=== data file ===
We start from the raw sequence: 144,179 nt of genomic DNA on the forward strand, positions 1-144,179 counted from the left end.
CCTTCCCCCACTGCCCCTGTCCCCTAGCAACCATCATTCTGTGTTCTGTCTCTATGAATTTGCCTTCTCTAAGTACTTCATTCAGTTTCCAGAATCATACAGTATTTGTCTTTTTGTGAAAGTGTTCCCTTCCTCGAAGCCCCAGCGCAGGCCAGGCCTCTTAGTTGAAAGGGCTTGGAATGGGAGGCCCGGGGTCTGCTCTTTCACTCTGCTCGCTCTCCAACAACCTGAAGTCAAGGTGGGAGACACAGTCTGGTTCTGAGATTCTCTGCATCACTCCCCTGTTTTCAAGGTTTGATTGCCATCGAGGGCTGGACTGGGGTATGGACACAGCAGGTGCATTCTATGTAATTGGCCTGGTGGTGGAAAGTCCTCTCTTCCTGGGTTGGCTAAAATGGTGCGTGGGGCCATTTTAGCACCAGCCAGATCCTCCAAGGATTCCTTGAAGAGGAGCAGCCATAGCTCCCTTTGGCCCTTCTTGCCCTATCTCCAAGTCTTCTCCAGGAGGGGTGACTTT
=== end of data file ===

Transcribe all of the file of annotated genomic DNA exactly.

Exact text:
We start from the raw sequence: 144,179 nt of genomic DNA on the forward strand, positions 1-144,179 counted from the left end.
CCTTCCCCCACTGCCCCTGTCCCCTAGCAACCATCATTCTGTGTTCTGTCTCTATGAATTTGCCTTCTCTAAGTACTTCATTCAGTTTCCAGAATCATACAGTATTTGTCTTTTTGTGAAAGTGTTCCCTTCCTCGAAGCCCCAGCGCAGGCCAGGCCTCTTAGTTGAAAGGGCTTGGAATGGGAGGCCCGGGGTCTGCTCTTTCACTCTGCTCGCTCTCCAACAACCTGAAGTCAAGGTGGGAGACACAGTCTGGTTCTGAGATTCTCTGCATCACTCCCCTGTTTTCAAGGTTTGATTGCCATCGAGGGCTGGACTGGGGTATGGACACAGCAGGTGCATTCTATGTAATTGGCCTGGTGGTGGAAAGTCCTCTCTTCCTGGGTTGGCTAAAATGGTGCGTGGGGCCATTTTAGCACCAGCCAGATCCTCCAAGGATTCCTTGAAGAGGAGCAGCCATAGCTCCCTTTGGCCCTTCTTGCCCTATCTCCAAGTCTTCTCCAGGAGGGGTGACTTT